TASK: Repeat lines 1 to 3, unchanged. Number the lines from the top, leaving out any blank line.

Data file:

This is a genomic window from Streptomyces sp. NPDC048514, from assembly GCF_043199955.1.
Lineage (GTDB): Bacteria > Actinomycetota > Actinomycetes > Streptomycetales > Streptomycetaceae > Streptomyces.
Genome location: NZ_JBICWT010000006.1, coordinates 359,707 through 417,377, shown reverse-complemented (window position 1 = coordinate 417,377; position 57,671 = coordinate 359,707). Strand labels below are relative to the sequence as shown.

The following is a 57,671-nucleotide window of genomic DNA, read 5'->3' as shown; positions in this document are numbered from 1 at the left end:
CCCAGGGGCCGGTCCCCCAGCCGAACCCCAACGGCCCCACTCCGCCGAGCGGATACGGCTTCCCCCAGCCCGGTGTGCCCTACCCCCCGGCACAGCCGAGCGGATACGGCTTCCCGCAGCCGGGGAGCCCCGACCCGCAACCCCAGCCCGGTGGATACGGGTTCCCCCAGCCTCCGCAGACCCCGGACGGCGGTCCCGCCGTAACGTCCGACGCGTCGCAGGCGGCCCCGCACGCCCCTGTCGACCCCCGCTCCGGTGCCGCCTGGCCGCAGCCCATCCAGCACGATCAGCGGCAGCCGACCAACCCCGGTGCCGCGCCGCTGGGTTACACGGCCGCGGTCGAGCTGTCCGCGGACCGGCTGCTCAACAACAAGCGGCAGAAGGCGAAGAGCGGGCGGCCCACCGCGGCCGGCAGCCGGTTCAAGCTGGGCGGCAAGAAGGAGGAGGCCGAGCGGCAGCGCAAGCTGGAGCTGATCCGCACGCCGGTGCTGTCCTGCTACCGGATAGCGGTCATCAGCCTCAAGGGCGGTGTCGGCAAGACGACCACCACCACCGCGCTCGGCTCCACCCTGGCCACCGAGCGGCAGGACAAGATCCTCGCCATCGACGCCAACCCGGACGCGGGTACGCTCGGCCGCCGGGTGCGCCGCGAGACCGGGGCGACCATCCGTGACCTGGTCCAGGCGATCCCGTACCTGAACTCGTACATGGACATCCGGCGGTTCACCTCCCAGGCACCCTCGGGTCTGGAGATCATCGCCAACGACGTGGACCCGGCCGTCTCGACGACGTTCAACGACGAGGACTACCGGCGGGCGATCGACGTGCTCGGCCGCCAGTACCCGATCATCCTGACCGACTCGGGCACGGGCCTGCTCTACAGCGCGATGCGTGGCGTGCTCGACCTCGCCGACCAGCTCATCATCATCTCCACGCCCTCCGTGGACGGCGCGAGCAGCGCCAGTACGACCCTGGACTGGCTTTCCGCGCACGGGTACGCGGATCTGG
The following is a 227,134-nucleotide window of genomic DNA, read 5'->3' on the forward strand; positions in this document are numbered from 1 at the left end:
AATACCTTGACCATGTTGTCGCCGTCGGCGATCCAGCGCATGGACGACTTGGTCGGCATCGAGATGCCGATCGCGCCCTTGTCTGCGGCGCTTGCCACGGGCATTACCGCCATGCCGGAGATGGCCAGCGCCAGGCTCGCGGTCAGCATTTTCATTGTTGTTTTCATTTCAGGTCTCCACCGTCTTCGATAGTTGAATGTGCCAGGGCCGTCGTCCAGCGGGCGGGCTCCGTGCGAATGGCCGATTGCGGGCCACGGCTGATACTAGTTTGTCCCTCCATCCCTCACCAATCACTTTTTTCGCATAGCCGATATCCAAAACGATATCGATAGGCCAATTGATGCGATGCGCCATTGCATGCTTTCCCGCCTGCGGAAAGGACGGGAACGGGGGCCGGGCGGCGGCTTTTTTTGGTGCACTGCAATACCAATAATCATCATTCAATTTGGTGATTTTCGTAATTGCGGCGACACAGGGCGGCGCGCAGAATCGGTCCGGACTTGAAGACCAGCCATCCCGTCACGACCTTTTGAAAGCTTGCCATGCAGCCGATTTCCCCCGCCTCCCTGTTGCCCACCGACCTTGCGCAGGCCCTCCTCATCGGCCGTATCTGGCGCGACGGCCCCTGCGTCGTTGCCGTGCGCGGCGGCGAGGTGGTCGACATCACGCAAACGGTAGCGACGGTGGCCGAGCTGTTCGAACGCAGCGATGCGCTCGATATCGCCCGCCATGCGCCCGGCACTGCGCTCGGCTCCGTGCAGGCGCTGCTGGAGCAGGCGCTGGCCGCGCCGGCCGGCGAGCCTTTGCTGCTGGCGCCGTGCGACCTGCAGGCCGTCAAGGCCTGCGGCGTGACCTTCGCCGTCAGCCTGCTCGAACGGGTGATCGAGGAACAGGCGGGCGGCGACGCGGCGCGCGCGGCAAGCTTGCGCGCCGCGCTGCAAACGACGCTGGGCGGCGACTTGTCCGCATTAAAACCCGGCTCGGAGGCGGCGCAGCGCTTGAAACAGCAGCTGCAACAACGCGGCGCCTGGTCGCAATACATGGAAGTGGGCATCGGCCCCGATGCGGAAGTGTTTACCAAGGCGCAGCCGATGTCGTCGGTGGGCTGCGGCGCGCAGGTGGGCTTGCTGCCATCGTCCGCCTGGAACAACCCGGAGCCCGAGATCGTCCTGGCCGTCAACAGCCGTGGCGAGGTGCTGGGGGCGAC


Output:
This is a genomic window from Streptomyces sp. NPDC048514, from assembly GCF_043199955.1.
Lineage (GTDB): Bacteria > Actinomycetota > Actinomycetes > Streptomycetales > Streptomycetaceae > Streptomyces.
Genome location: NZ_JBICWT010000006.1, coordinates 359,707 through 417,377, shown reverse-complemented (window position 1 = coordinate 417,377; position 57,671 = coordinate 359,707). Strand labels below are relative to the sequence as shown.